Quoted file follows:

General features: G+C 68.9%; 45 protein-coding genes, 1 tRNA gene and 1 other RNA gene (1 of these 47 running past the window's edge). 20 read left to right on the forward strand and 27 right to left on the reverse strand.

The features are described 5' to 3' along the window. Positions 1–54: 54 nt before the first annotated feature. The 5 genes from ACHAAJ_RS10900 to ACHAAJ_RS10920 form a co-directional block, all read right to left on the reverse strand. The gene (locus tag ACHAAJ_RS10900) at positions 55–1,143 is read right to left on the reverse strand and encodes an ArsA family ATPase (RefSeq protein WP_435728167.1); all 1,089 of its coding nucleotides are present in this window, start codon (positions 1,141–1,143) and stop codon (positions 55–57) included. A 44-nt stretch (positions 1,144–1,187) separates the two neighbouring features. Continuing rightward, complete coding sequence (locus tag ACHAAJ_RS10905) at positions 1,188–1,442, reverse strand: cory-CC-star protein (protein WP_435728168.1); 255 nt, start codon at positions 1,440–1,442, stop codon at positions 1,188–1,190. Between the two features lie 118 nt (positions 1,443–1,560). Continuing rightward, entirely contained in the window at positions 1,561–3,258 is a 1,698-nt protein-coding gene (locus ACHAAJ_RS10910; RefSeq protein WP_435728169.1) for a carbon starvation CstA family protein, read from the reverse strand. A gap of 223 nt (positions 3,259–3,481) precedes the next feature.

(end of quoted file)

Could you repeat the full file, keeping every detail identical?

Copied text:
General features: G+C 68.9%; 45 protein-coding genes, 1 tRNA gene and 1 other RNA gene (1 of these 47 running past the window's edge). 20 read left to right on the forward strand and 27 right to left on the reverse strand.

The features are described 5' to 3' along the window. Positions 1–54: 54 nt before the first annotated feature. The 5 genes from ACHAAJ_RS10900 to ACHAAJ_RS10920 form a co-directional block, all read right to left on the reverse strand. The gene (locus tag ACHAAJ_RS10900) at positions 55–1,143 is read right to left on the reverse strand and encodes an ArsA family ATPase (RefSeq protein WP_435728167.1); all 1,089 of its coding nucleotides are present in this window, start codon (positions 1,141–1,143) and stop codon (positions 55–57) included. A 44-nt stretch (positions 1,144–1,187) separates the two neighbouring features. Continuing rightward, complete coding sequence (locus tag ACHAAJ_RS10905) at positions 1,188–1,442, reverse strand: cory-CC-star protein (protein WP_435728168.1); 255 nt, start codon at positions 1,440–1,442, stop codon at positions 1,188–1,190. Between the two features lie 118 nt (positions 1,443–1,560). Continuing rightward, entirely contained in the window at positions 1,561–3,258 is a 1,698-nt protein-coding gene (locus ACHAAJ_RS10910; RefSeq protein WP_435728169.1) for a carbon starvation CstA family protein, read from the reverse strand. A gap of 223 nt (positions 3,259–3,481) precedes the next feature.